Please forget trends - just go and write a great book and it doesn't matter if it's about angels or what. We have to stop thinking like that. You can't/shouldn't think about creating a trend - only ride one that's there, by accidentally (usually) leaping on it at the beginning.

Donna Gambale said...

Congrats on answering a nearly unanswerable question!

Administrator said...

Why is your advice always so annoyingly sound, Nicola?:)

Great post and comments, anyway. Lots of food for thought.

Rebecca Knight said...

It's very true that writers like to blame someone else for their rejections when it really all comes down to whether or not we've done "it" well enough :). It's all a process, and when we have to keep improving throughout all of it.

Once we've gotten good enough to be published, we must strive to have an even better 2nd, 3rd, and 4th books. This is one of those jobs where you just can't be satisfied with "good enough." That's why I love it!

catdownunder said...

Write the right book. Write the right book. Write the right...just go and write it you foolish cat. Get on with it. No I will not self publish. Yes it will be good enough. Write the right book!
Think purrsitive. Write the right book.

David John Griffin said...
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David John Griffin said...

Excellent post as always, Nicola. While finding an agent/getting published seems like throwing darts at a moving dartboard, with a blindfold on; your posts help us to remove the blindfold, at least!

Nicola Morgan said...

Sam - sorreee!!

Others - precisely.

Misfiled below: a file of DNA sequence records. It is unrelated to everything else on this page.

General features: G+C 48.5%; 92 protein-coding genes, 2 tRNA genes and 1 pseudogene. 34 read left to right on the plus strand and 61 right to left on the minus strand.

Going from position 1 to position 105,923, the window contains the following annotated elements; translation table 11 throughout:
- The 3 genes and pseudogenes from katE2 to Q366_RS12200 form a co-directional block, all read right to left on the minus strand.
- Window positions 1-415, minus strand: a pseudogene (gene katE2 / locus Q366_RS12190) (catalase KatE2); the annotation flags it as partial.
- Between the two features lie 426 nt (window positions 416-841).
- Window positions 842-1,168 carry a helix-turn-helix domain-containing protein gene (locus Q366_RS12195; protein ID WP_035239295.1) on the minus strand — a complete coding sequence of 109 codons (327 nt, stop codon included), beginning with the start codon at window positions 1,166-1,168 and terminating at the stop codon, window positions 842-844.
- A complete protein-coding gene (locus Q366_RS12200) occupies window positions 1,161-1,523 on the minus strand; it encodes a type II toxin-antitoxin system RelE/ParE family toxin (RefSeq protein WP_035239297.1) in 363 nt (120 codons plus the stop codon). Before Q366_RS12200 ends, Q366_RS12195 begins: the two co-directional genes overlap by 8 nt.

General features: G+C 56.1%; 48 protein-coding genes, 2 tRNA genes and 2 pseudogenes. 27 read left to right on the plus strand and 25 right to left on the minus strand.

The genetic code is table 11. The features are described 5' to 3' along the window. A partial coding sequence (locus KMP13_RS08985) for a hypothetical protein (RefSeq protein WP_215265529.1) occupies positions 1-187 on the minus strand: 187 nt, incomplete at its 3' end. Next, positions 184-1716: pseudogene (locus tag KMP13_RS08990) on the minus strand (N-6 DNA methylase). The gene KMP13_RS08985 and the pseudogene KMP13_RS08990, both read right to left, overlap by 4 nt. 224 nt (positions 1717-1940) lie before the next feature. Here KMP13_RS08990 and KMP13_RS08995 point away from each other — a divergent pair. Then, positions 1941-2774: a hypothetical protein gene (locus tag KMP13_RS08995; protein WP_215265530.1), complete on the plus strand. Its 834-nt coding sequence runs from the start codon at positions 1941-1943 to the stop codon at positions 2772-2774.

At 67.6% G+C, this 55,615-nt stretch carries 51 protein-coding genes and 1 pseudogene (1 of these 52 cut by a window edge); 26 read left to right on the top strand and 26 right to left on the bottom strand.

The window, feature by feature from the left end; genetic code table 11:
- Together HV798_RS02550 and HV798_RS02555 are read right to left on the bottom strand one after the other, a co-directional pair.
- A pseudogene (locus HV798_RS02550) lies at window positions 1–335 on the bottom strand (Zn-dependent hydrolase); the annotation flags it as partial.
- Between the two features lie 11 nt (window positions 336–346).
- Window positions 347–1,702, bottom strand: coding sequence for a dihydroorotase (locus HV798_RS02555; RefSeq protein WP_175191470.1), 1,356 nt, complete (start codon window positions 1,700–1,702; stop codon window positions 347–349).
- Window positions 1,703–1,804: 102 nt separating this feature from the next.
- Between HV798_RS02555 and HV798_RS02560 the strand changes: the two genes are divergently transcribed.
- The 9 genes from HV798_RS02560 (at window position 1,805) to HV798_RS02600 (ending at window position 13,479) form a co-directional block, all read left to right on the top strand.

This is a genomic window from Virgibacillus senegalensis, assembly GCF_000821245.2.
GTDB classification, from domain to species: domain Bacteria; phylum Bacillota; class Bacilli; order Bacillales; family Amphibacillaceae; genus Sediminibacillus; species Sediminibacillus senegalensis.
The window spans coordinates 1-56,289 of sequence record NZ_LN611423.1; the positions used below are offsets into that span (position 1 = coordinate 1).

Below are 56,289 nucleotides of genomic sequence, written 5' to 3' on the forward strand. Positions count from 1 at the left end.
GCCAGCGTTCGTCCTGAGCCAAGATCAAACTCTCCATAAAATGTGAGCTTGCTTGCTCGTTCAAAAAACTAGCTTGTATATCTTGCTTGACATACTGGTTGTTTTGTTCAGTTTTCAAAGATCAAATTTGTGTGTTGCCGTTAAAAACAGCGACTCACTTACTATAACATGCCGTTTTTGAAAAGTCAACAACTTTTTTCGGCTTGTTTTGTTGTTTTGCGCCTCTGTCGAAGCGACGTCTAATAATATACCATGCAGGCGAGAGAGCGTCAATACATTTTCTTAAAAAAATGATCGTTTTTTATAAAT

Though Catherine, I think the right book should be fairly clear beforehand. (The best-selling mega-weird best-seller may be only obviousl with hindsight but the right book has certain qualities that are what make the publisher say YESSSSSS.

* said...

Vampires, check. Angels, check. Here's to investing my last $$ in a solid crystal ball.

{Just kidding.}

Witty, helpful post per usual. Thanks for that, I like to smile while I learn!

emmadarwin said...

Great post, Nicola.

Can we extend Thomas Mann? I think you and Susan Hill are both right, in a sense.

"An author is someone for whom writing is more difficult than it is for other people. But an author is also someone for whom writing well is easier than it is for other people.'


catdownunder said...

And then Emma there is Richard Hughes, "Writing is a life sentence."

Nicola Morgan said...

Emma - I like that a LOT! Brilliant.

Harry Markov said...

I think that the right books comes, when at first draft level you make wild, senseless sex without protection with your idea and just put your soul into it [I am quoting Lady Gaga and her understanding of how to write songs. A bit irrelevant, but can be applied to writing in general].

When it does happen on that primal subconscious level and then revise thinking of your readers [as I think you have talked about] then I think the right book is in the making.

Since we are all sharing project ideas I have a few books one about blood magic and a war between dimensions, one about a boy who grows to be an air elemental, one about an utopian future where magic and mythology have conquered technology and one about vices and values living among humans, influencing them to change history as part of their silent war against each other.